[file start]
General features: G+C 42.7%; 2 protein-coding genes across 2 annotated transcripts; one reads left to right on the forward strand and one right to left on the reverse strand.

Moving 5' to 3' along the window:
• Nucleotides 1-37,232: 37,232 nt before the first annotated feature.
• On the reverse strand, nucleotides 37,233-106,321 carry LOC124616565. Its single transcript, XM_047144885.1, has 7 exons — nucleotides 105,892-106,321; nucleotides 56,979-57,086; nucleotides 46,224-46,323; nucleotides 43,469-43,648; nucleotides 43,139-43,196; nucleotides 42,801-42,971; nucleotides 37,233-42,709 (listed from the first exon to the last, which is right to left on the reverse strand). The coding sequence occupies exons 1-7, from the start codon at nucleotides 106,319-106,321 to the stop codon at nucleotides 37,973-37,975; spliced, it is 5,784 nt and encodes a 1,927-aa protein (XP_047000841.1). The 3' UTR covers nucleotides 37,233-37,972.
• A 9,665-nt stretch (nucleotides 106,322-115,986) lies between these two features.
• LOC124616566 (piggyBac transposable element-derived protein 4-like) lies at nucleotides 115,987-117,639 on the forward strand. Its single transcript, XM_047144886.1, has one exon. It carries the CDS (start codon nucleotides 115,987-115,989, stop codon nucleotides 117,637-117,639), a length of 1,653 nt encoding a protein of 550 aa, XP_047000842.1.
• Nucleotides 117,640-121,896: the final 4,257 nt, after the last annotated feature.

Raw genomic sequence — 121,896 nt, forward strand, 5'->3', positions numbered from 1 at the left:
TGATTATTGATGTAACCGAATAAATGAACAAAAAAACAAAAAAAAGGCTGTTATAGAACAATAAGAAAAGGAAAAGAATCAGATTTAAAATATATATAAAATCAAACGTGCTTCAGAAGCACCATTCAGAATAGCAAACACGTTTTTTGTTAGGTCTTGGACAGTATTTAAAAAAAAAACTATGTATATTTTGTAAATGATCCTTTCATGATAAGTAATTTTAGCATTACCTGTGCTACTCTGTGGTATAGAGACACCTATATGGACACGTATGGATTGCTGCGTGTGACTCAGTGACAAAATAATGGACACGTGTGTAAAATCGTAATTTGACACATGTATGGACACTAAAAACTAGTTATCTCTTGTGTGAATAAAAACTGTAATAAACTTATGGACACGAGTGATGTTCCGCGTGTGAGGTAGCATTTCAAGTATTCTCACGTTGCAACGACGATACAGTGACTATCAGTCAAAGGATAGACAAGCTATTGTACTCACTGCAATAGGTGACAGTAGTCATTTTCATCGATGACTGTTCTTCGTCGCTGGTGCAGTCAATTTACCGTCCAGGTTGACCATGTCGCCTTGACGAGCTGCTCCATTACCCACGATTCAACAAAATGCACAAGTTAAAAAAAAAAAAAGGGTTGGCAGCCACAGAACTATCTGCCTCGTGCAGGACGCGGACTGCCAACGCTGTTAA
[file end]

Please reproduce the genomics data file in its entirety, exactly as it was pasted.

General features: G+C 42.7%; 2 protein-coding genes across 2 annotated transcripts; one reads left to right on the forward strand and one right to left on the reverse strand.

Moving 5' to 3' along the window:
• Nucleotides 1-37,232: 37,232 nt before the first annotated feature.
• On the reverse strand, nucleotides 37,233-106,321 carry LOC124616565. Its single transcript, XM_047144885.1, has 7 exons — nucleotides 105,892-106,321; nucleotides 56,979-57,086; nucleotides 46,224-46,323; nucleotides 43,469-43,648; nucleotides 43,139-43,196; nucleotides 42,801-42,971; nucleotides 37,233-42,709 (listed from the first exon to the last, which is right to left on the reverse strand). The coding sequence occupies exons 1-7, from the start codon at nucleotides 106,319-106,321 to the stop codon at nucleotides 37,973-37,975; spliced, it is 5,784 nt and encodes a 1,927-aa protein (XP_047000841.1). The 3' UTR covers nucleotides 37,233-37,972.
• A 9,665-nt stretch (nucleotides 106,322-115,986) lies between these two features.
• LOC124616566 (piggyBac transposable element-derived protein 4-like) lies at nucleotides 115,987-117,639 on the forward strand. Its single transcript, XM_047144886.1, has one exon. It carries the CDS (start codon nucleotides 115,987-115,989, stop codon nucleotides 117,637-117,639), a length of 1,653 nt encoding a protein of 550 aa, XP_047000842.1.
• Nucleotides 117,640-121,896: the final 4,257 nt, after the last annotated feature.

Raw genomic sequence — 121,896 nt, forward strand, 5'->3', positions numbered from 1 at the left:
TGATTATTGATGTAACCGAATAAATGAACAAAAAAACAAAAAAAAGGCTGTTATAGAACAATAAGAAAAGGAAAAGAATCAGATTTAAAATATATATAAAATCAAACGTGCTTCAGAAGCACCATTCAGAATAGCAAACACGTTTTTTGTTAGGTCTTGGACAGTATTTAAAAAAAAAACTATGTATATTTTGTAAATGATCCTTTCATGATAAGTAATTTTAGCATTACCTGTGCTACTCTGTGGTATAGAGACACCTATATGGACACGTATGGATTGCTGCGTGTGACTCAGTGACAAAATAATGGACACGTGTGTAAAATCGTAATTTGACACATGTATGGACACTAAAAACTAGTTATCTCTTGTGTGAATAAAAACTGTAATAAACTTATGGACACGAGTGATGTTCCGCGTGTGAGGTAGCATTTCAAGTATTCTCACGTTGCAACGACGATACAGTGACTATCAGTCAAAGGATAGACAAGCTATTGTACTCACTGCAATAGGTGACAGTAGTCATTTTCATCGATGACTGTTCTTCGTCGCTGGTGCAGTCAATTTACCGTCCAGGTTGACCATGTCGCCTTGACGAGCTGCTCCATTACCCACGATTCAACAAAATGCACAAGTTAAAAAAAAAAAAAGGGTTGGCAGCCACAGAACTATCTGCCTCGTGCAGGACGCGGACTGCCAACGCTGTTAA